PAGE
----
Satch Davidson

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David "Satch" Davidson (January 18, 1936 – August 21, 2010) was a Major League Baseball umpire in the National League from 1969 to 1984. During his career, Davidson was behind the plate for Hank Aaron's 715th home run which broke Babe Ruth's career record and he called the game in which Carlton Fisk hit a game-winning home run in game 6 of the 1975 World Series. Davidson wore uniform number 4 when the National League adopted umpire uniform numbers in 1970.

Early life and career[edit]

Davidson was born on January 18, 1936, in London, Ohio and attended Wilmington College and Ohio State University.[1][2] His nickname came from his being a fan of the character "Sach" played by Huntz Hall in the 1940s films featuring The Bowery Boys.[3] He played professional football and was a catcher in the minor leagues for the Columbus Jets in 1961 before becoming an umpire in the New York – Penn League in 1966 and in the Eastern League in the following two seasons.[2]

Major league career[edit]

Promoted to the National League in 1969 after only three years umpiring minor league baseball, Davidson was the home plate umpire for the pair of no-hitters thrown on consecutive days during the first month of play that season at Crosley Field when Jim Maloney of the Cincinnati Reds no-hit the Houston Astros and on May 1 when Don Wilson pitched a no-hitter for the Astros against the Reds.[4] He would be umpire for three other no-hitters during his career.[3]

On April 8, 1974, in a game played at Atlanta-Fulton County Stadium, Davidson was the home plate umpire when Hank Aaron hit his record-breaking 715th home run, making sure he touched home plate as teammates came out of the dugout to congratulate him.[3][5] He recalled that the stadium, which had been packed at the start of the game, was half empty by the seventh inning after the record was broken and said he "respected Hank because of the way he played and conducted himself" and that "it couldn't have happened to a nicer guy".[5]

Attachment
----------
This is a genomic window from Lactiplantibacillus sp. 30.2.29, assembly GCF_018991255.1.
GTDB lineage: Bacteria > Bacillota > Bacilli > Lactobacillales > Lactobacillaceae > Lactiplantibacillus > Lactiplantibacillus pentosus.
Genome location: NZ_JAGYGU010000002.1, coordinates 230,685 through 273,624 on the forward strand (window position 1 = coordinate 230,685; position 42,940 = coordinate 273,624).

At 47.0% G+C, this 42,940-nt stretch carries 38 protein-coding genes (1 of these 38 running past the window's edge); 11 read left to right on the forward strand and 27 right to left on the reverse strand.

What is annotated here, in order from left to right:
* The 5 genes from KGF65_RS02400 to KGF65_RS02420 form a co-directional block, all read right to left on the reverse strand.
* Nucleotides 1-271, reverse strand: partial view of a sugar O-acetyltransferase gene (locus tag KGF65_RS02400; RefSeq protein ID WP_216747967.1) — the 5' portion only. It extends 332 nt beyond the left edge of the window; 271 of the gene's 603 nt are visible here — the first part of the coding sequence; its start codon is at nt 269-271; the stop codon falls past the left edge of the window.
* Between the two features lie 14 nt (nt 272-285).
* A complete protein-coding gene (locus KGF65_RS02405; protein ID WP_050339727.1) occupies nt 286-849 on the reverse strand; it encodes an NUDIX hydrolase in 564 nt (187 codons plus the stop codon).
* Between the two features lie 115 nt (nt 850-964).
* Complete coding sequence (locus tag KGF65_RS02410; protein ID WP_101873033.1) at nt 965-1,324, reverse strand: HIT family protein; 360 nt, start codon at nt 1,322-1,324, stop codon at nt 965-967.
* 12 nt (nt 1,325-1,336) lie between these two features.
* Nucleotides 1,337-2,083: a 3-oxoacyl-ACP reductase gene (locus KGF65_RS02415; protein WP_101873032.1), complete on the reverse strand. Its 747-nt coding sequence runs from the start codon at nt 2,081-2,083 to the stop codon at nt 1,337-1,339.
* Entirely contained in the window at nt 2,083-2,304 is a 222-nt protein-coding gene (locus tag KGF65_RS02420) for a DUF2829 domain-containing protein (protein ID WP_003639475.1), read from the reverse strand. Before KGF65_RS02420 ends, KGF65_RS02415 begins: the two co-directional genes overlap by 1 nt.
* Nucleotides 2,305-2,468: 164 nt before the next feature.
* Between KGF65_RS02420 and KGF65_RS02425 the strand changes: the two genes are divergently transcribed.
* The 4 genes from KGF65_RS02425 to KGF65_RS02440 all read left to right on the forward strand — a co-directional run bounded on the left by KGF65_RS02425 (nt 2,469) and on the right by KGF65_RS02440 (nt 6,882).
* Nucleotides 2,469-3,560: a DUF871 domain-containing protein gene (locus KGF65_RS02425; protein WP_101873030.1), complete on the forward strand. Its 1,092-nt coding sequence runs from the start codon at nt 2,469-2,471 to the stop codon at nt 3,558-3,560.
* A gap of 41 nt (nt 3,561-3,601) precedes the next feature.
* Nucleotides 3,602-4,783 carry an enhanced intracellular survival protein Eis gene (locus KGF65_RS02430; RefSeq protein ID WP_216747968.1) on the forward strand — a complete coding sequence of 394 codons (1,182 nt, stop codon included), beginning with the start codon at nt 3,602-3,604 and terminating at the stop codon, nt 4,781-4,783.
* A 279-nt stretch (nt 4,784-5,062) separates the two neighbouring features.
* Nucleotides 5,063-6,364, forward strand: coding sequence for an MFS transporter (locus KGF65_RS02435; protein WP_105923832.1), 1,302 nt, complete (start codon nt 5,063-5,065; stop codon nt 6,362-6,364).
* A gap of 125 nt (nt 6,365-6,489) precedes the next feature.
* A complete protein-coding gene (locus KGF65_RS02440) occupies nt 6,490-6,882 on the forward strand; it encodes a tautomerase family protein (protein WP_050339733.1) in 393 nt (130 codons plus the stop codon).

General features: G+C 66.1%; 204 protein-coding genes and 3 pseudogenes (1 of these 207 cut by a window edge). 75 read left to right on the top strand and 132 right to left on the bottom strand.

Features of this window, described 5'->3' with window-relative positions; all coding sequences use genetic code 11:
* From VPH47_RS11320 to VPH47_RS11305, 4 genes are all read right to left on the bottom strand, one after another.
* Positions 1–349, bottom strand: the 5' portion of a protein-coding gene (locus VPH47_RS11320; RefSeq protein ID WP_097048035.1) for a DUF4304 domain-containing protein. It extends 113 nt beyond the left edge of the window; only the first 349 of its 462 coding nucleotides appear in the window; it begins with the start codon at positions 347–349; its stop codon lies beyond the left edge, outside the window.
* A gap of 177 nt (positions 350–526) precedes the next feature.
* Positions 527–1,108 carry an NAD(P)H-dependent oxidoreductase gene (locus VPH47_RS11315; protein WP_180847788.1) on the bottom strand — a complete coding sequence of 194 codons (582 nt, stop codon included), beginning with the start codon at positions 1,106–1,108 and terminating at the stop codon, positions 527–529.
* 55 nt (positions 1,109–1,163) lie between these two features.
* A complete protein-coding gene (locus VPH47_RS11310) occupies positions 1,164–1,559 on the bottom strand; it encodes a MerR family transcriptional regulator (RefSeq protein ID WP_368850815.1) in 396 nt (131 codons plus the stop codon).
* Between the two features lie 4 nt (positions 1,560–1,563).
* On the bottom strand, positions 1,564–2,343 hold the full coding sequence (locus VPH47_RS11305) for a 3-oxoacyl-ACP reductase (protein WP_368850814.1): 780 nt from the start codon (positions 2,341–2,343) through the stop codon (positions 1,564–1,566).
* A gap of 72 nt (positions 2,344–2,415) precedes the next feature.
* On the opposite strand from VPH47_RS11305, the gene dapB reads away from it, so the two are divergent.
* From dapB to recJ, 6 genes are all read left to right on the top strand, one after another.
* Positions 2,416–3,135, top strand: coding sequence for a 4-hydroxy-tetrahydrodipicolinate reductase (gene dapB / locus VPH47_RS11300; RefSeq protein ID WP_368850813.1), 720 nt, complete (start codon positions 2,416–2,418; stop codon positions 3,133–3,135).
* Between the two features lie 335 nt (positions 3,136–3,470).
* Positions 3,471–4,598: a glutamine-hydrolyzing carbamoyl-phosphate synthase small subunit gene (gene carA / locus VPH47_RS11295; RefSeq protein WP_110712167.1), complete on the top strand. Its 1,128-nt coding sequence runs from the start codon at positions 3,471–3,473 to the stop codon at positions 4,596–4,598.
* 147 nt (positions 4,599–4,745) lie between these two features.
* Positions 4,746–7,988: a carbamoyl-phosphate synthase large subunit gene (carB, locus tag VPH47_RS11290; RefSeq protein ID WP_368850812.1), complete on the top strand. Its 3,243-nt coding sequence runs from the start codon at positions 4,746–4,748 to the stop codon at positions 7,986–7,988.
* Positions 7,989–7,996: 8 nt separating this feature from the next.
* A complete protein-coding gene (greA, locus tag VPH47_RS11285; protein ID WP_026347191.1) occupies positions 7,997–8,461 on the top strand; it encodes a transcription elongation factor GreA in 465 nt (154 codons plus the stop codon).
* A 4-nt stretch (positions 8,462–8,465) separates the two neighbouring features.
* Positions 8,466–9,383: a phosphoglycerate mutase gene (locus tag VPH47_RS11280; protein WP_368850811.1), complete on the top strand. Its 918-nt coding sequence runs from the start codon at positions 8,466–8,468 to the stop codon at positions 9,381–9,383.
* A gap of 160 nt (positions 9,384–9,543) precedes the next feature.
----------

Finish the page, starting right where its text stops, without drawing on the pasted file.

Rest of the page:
Davidson was home plate umpire during Game 6 of the 1975 World Series, with the Cincinnati Reds up three games to two over the Boston Red Sox in a game played at Fenway Park. The Reds had taken a 6–3 lead, but the Red Sox tied the game with a three-run home run by Bernie Carbo in the bottom of the seventh inning. The game went into extra innings and remained tied until the 12th inning when Carlton Fisk hit a pitch off of Pat Darcy of the Reds. In one of baseball's most iconic moments, Fisk waved his arms as if trying to keep the ball fair, before the ball hit the foul pole and was called a home run, winning the game for Boston. Davidson was the one who called it a home run, saying he had a better view of the ball than the umpires at third base and in left field.[4][5]

Davidson was an umpire at the 1976 Major League Baseball All-Star Game and for the 1982 World Series, in addition to being part of the umpiring crew for the National League Championship Series in 1971, 1974, 1978 and 1981. Davidson also officated on April 17, 1976 when Mike Schmidt hit four home runs in one game.[6] He retired from baseball in 1985, citing back problems.[3]

Personal[edit]

During the baseball offseason, Davidson was a police officer in his home town of London, Ohio.[4] Davidson also spent 21 years as a NCAA basketball referee.[5] He was inducted into the Texas Baseball Hall of Fame in 2005.[1]

A resident of Houston for 27 years, Davidson died there at age 75 on August 21, 2010. He was survived by his wife, Lynn, as well as by three daughters, a son and five grandchildren.[7]

References[edit]

  1. ^ a b Satch Davidson, Texas Baseball Hall of Fame. Accessed September 5, 2010.
  2. ^ a b "Satch Davidson", Baseball Reference. Accessed September 5, 2010.
  3. ^ a b c d Barron, David. "Davidson lauded for being fair: Late umpire worked successive no-nos involving Astros, Reds", Houston Chronicle, August 24, 2010. Accessed September 5, 2010.
  4. ^ a b c Walker, Ben via Associated Press. "Longtime NL umpire Satch Davidson dead at 75", USA Today, August 23, 2010. Accessed September 5, 2010.
  5. ^ a b c d Doyle, Al. "Satch Davidson: the game I'll never forget: former major league umpire was behind the plate for Hank Aaron's 715th career home run and Game 6 of the 1975 World Series", Baseball Digest, October 2005. Accessed September 5, 2010.
  6. ^ The Official Major League Baseball Fact Book. The Sporting News. ISBN 0-89204-670-8. 
  7. ^ Staff. "Satch Davidson", The Columbus Dispatch, August 26, 2010. Accessed September 5, 2010.